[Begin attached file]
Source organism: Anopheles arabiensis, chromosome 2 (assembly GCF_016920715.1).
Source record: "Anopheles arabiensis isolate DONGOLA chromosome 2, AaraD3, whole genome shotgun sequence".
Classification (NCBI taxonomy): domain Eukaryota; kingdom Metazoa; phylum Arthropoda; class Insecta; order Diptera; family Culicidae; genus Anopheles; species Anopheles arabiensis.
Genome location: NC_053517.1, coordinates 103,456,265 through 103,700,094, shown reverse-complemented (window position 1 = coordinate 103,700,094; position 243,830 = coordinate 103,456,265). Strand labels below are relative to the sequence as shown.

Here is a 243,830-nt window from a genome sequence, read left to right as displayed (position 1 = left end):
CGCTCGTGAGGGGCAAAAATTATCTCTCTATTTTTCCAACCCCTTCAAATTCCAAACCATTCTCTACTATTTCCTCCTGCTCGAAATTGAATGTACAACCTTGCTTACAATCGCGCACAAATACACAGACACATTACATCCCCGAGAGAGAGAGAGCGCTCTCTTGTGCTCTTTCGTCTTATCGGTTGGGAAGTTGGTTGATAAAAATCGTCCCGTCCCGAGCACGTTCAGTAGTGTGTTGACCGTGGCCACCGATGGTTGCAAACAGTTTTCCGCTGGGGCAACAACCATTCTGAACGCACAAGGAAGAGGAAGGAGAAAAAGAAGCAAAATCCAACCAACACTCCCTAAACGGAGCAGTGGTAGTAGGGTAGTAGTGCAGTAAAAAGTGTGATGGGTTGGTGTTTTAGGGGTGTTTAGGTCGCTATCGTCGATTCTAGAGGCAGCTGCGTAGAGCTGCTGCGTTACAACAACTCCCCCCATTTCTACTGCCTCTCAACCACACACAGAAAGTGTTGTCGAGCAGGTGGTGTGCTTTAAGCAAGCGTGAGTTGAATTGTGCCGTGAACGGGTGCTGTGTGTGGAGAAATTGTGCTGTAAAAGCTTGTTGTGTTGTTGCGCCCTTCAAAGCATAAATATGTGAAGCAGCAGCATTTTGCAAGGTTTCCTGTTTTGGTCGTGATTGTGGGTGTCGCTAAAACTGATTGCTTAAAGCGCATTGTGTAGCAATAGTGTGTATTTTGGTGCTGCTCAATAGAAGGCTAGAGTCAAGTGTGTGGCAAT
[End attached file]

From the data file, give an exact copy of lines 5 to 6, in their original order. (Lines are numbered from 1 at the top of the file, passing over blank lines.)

Here is a 243,830-nt window from a genome sequence, read left to right as displayed (position 1 = left end):
CGCTCGTGAGGGGCAAAAATTATCTCTCTATTTTTCCAACCCCTTCAAATTCCAAACCATTCTCTACTATTTCCTCCTGCTCGAAATTGAATGTACAACCTTGCTTACAATCGCGCACAAATACACAGACACATTACATCCCCGAGAGAGAGAGAGCGCTCTCTTGTGCTCTTTCGTCTTATCGGTTGGGAAGTTGGTTGATAAAAATCGTCCCGTCCCGAGCACGTTCAGTAGTGTGTTGACCGTGGCCACCGATGGTTGCAAACAGTTTTCCGCTGGGGCAACAACCATTCTGAACGCACAAGGAAGAGGAAGGAGAAAAAGAAGCAAAATCCAACCAACACTCCCTAAACGGAGCAGTGGTAGTAGGGTAGTAGTGCAGTAAAAAGTGTGATGGGTTGGTGTTTTAGGGGTGTTTAGGTCGCTATCGTCGATTCTAGAGGCAGCTGCGTAGAGCTGCTGCGTTACAACAACTCCCCCCATTTCTACTGCCTCTCAACCACACACAGAAAGTGTTGTCGAGCAGGTGGTGTGCTTTAAGCAAGCGTGAGTTGAATTGTGCCGTGAACGGGTGCTGTGTGTGGAGAAATTGTGCTGTAAAAGCTTGTTGTGTTGTTGCGCCCTTCAAAGCATAAATATGTGAAGCAGCAGCATTTTGCAAGGTTTCCTGTTTTGGTCGTGATTGTGGGTGTCGCTAAAACTGATTGCTTAAAGCGCATTGTGTAGCAATAGTGTGTATTTTGGTGCTGCTCAATAGAAGGCTAGAGTCAAGTGTGTGGCAAT